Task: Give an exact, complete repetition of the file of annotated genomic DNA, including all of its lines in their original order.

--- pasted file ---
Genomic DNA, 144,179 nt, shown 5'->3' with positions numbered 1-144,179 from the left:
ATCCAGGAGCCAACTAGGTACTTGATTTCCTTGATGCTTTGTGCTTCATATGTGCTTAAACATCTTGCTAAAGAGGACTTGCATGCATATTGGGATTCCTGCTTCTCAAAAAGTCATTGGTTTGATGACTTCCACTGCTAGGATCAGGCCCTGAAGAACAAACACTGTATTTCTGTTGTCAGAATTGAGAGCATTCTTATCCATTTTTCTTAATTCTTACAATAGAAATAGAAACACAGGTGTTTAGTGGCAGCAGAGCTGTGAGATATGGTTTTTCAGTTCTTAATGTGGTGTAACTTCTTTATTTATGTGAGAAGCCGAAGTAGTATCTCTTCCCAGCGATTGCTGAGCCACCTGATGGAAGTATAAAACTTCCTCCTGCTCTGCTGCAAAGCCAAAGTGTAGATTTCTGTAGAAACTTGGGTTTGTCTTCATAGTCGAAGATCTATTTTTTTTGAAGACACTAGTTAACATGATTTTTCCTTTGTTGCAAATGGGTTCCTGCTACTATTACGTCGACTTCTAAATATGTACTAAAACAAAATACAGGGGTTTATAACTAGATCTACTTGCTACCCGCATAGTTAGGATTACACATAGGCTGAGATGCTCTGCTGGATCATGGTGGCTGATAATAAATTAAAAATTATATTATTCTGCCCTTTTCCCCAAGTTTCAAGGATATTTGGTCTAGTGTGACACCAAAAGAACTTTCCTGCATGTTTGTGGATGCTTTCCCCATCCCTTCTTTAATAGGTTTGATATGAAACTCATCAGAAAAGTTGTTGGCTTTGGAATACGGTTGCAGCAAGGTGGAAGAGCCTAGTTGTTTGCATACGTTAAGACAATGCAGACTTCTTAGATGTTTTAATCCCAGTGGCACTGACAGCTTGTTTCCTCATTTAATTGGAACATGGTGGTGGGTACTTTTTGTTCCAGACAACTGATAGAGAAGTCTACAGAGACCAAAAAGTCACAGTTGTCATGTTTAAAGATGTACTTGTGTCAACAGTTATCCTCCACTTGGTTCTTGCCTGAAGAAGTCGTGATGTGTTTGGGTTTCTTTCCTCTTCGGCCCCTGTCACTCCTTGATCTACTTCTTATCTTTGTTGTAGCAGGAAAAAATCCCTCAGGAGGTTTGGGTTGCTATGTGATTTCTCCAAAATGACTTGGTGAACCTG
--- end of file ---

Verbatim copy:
Genomic DNA, 144,179 nt, shown 5'->3' with positions numbered 1-144,179 from the left:
ATCCAGGAGCCAACTAGGTACTTGATTTCCTTGATGCTTTGTGCTTCATATGTGCTTAAACATCTTGCTAAAGAGGACTTGCATGCATATTGGGATTCCTGCTTCTCAAAAAGTCATTGGTTTGATGACTTCCACTGCTAGGATCAGGCCCTGAAGAACAAACACTGTATTTCTGTTGTCAGAATTGAGAGCATTCTTATCCATTTTTCTTAATTCTTACAATAGAAATAGAAACACAGGTGTTTAGTGGCAGCAGAGCTGTGAGATATGGTTTTTCAGTTCTTAATGTGGTGTAACTTCTTTATTTATGTGAGAAGCCGAAGTAGTATCTCTTCCCAGCGATTGCTGAGCCACCTGATGGAAGTATAAAACTTCCTCCTGCTCTGCTGCAAAGCCAAAGTGTAGATTTCTGTAGAAACTTGGGTTTGTCTTCATAGTCGAAGATCTATTTTTTTTGAAGACACTAGTTAACATGATTTTTCCTTTGTTGCAAATGGGTTCCTGCTACTATTACGTCGACTTCTAAATATGTACTAAAACAAAATACAGGGGTTTATAACTAGATCTACTTGCTACCCGCATAGTTAGGATTACACATAGGCTGAGATGCTCTGCTGGATCATGGTGGCTGATAATAAATTAAAAATTATATTATTCTGCCCTTTTCCCCAAGTTTCAAGGATATTTGGTCTAGTGTGACACCAAAAGAACTTTCCTGCATGTTTGTGGATGCTTTCCCCATCCCTTCTTTAATAGGTTTGATATGAAACTCATCAGAAAAGTTGTTGGCTTTGGAATACGGTTGCAGCAAGGTGGAAGAGCCTAGTTGTTTGCATACGTTAAGACAATGCAGACTTCTTAGATGTTTTAATCCCAGTGGCACTGACAGCTTGTTTCCTCATTTAATTGGAACATGGTGGTGGGTACTTTTTGTTCCAGACAACTGATAGAGAAGTCTACAGAGACCAAAAAGTCACAGTTGTCATGTTTAAAGATGTACTTGTGTCAACAGTTATCCTCCACTTGGTTCTTGCCTGAAGAAGTCGTGATGTGTTTGGGTTTCTTTCCTCTTCGGCCCCTGTCACTCCTTGATCTACTTCTTATCTTTGTTGTAGCAGGAAAAAATCCCTCAGGAGGTTTGGGTTGCTATGTGATTTCTCCAAAATGACTTGGTGAACCTG